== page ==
Everyone wants power and everyone is in a constant duplicitous game to gain more power at the expense of others, according to Greene, a screenwriter and former editor at Esquire (Elffers, a book packager, designed the volume, with its attractive marginalia). We live today as courtiers once did in royal courts: we must appear civil while attempting to crush all those around us. This power game can be played well or poorly, and in these 48 laws culled from the history and wisdom of the world’s greatest power players are the rules that must be followed to win. These laws boil down to being as ruthless, selfish, manipulative, and deceitful as possible. Each law, however, gets its own chapter: “Conceal Your Intentions,” “Always Say Less Than Necessary,” “Pose as a Friend, Work as a Spy,” and so on. Each chapter is conveniently broken down into sections on what happened to those who transgressed or observed the particular law, the key elements in this law, and ways to defensively reverse this law when it’s used against you. Quotations in the margins amplify the lesson being taught. While compelling in the way an auto accident might be, the book is simply nonsense. Rules often contradict each other. We are told, for instance, to “be conspicuous at all cost,” then told to “behave like others.” More seriously, Greene never really defines “power,” and he merely asserts, rather than offers evidence for, the Hobbesian world of all against all in which he insists we live. The world may be like this at times, but often it isn’t. To ask why this is so would be a far more useful project.

If the authors are serious, this is a silly, distasteful book. If they are not, it’s a brilliant satire.

Pub Date: Sept. 1, 1998

ISBN: 0-670-88146-5

Page Count: 430

Publisher: Viking

Review Posted Online: May 20, 2010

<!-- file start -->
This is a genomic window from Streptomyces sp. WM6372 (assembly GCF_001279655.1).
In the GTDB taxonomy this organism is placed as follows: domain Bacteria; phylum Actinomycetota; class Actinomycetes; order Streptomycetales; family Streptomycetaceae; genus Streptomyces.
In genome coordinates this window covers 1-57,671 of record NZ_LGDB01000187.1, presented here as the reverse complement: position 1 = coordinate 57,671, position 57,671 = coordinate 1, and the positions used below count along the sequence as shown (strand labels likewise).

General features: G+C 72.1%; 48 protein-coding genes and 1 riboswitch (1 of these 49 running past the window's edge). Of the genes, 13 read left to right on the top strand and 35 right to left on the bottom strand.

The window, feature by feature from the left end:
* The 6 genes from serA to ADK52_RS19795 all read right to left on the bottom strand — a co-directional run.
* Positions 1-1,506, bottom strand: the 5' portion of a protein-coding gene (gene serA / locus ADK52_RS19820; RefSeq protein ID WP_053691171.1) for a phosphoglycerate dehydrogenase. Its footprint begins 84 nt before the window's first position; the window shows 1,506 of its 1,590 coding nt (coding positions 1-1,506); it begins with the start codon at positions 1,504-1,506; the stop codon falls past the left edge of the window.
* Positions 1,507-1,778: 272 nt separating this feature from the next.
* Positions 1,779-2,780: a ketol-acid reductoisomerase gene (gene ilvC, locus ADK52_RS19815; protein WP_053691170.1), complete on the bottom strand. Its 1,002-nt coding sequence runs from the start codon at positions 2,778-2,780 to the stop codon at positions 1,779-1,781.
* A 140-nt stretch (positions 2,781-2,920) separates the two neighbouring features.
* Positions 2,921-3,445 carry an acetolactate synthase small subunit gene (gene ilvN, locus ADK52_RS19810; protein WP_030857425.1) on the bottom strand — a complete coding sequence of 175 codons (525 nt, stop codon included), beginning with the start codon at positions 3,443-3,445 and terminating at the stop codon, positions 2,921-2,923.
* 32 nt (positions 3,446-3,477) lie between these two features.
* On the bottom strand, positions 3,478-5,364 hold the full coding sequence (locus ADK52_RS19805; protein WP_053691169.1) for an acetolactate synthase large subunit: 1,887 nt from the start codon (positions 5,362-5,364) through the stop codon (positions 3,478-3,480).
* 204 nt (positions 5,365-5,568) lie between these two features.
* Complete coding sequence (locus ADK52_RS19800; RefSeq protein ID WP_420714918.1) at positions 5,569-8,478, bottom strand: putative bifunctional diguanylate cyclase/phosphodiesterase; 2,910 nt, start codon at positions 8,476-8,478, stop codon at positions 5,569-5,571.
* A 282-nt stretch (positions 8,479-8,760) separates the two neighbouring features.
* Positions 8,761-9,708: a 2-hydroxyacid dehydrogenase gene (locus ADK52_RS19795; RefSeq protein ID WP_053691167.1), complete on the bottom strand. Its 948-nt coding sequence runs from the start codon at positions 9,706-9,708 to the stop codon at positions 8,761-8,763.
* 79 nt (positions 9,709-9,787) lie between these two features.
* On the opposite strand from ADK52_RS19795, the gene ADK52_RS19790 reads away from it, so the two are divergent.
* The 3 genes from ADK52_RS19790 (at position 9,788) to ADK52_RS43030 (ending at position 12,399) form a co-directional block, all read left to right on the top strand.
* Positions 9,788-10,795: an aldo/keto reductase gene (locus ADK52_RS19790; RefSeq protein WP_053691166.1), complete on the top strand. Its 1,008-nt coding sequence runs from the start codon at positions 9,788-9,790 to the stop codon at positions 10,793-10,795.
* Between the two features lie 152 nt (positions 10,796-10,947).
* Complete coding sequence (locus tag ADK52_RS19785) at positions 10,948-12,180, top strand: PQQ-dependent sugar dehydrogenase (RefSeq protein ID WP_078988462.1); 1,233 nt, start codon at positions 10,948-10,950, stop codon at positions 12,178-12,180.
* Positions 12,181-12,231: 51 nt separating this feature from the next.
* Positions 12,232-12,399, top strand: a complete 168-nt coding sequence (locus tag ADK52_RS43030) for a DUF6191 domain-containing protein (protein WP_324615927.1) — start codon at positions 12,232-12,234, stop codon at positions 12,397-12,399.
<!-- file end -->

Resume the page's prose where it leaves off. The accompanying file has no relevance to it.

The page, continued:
Kirkus Reviews Issue: July 15, 1998

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A conversational, pleasurable look into McConaughey’s life and thought.

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All right, all right, all right: The affable, laconic actor delivers a combination of memoir and self-help book.

“This is an approach book,” writes McConaughey, adding that it contains “philosophies that can be objectively understood, and if you choose, subjectively adopted, by either changing your reality, or changing how you see it. This is a playbook, based on adventures in my life.” Some of those philosophies come in the form of apothegms: “When you can design your own weather, blow in the breeze”; “Simplify, focus, conserve to liberate.” Others come in the form of sometimes rambling stories that never take the shortest route from point A to point B, as when he recounts a dream-spurred, challenging visit to the Malian musician Ali Farka Touré, who offered a significant lesson in how disagreement can be expressed politely and without rancor. Fans of McConaughey will enjoy his memories—which line up squarely with other accounts in Melissa Maerz’s recent oral history, Alright, Alright, Alright—of his debut in Richard Linklater’s Dazed and Confused, to which he contributed not just that signature phrase, but also a kind of too-cool-for-school hipness that dissolves a bit upon realizing that he’s an older guy on the prowl for teenage girls. McConaughey’s prep to settle into the role of Wooderson involved inhabiting the mind of a dude who digs cars, rock ’n’ roll, and “chicks,” and he ran with it, reminding readers that the film originally had only three scripted scenes for his character. The lesson: “Do one thing well, then another. Once, then once more.” It’s clear that the author is a thoughtful man, even an intellectual of sorts, though without the earnestness of Ethan Hawke or James Franco. Though some of the sentiments are greeting card–ish, this book is entertaining and full of good lessons.

A conversational, pleasurable look into McConaughey’s life and thought.

Pub Date: Oct. 20, 2020

ISBN: 978-0-593-13913-4

Page Count: 304

Publisher: Crown

Review Posted Online: Oct. 27, 2020

Kirkus Reviews Issue: Dec. 1, 2020